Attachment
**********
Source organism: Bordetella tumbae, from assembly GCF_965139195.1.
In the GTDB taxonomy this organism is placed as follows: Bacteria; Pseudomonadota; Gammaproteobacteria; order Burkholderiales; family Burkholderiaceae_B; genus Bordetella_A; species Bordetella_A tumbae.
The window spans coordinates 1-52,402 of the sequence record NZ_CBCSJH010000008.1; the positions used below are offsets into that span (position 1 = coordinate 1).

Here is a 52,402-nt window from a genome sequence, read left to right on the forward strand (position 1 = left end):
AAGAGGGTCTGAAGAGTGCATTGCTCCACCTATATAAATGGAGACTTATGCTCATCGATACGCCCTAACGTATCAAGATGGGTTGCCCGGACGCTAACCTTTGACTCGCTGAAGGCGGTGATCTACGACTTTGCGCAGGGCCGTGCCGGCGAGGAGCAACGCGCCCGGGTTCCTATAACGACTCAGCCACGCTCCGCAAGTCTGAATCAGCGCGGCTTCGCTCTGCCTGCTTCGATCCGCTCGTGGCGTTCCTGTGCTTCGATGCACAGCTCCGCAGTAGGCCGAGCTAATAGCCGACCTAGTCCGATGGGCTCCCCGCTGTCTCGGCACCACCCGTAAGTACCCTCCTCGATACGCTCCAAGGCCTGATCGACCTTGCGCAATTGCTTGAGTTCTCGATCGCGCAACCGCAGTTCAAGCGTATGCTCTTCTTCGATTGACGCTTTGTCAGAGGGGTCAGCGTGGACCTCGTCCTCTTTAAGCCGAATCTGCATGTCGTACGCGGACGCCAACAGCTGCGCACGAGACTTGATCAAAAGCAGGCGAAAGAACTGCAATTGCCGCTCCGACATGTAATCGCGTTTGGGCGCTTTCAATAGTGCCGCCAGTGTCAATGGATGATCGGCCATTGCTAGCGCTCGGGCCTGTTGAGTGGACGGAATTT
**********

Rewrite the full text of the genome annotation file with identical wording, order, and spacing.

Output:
Source organism: Bordetella tumbae, from assembly GCF_965139195.1.
In the GTDB taxonomy this organism is placed as follows: Bacteria; Pseudomonadota; Gammaproteobacteria; order Burkholderiales; family Burkholderiaceae_B; genus Bordetella_A; species Bordetella_A tumbae.
The window spans coordinates 1-52,402 of the sequence record NZ_CBCSJH010000008.1; the positions used below are offsets into that span (position 1 = coordinate 1).

Here is a 52,402-nt window from a genome sequence, read left to right on the forward strand (position 1 = left end):
AAGAGGGTCTGAAGAGTGCATTGCTCCACCTATATAAATGGAGACTTATGCTCATCGATACGCCCTAACGTATCAAGATGGGTTGCCCGGACGCTAACCTTTGACTCGCTGAAGGCGGTGATCTACGACTTTGCGCAGGGCCGTGCCGGCGAGGAGCAACGCGCCCGGGTTCCTATAACGACTCAGCCACGCTCCGCAAGTCTGAATCAGCGCGGCTTCGCTCTGCCTGCTTCGATCCGCTCGTGGCGTTCCTGTGCTTCGATGCACAGCTCCGCAGTAGGCCGAGCTAATAGCCGACCTAGTCCGATGGGCTCCCCGCTGTCTCGGCACCACCCGTAAGTACCCTCCTCGATACGCTCCAAGGCCTGATCGACCTTGCGCAATTGCTTGAGTTCTCGATCGCGCAACCGCAGTTCAAGCGTATGCTCTTCTTCGATTGACGCTTTGTCAGAGGGGTCAGCGTGGACCTCGTCCTCTTTAAGCCGAATCTGCATGTCGTACGCGGACGCCAACAGCTGCGCACGAGACTTGATCAAAAGCAGGCGAAAGAACTGCAATTGCCGCTCCGACATGTAATCGCGTTTGGGCGCTTTCAATAGTGCCGCCAGTGTCAATGGATGATCGGCCATTGCTAGCGCTCGGGCCTGTTGAGTGGACGGAATTT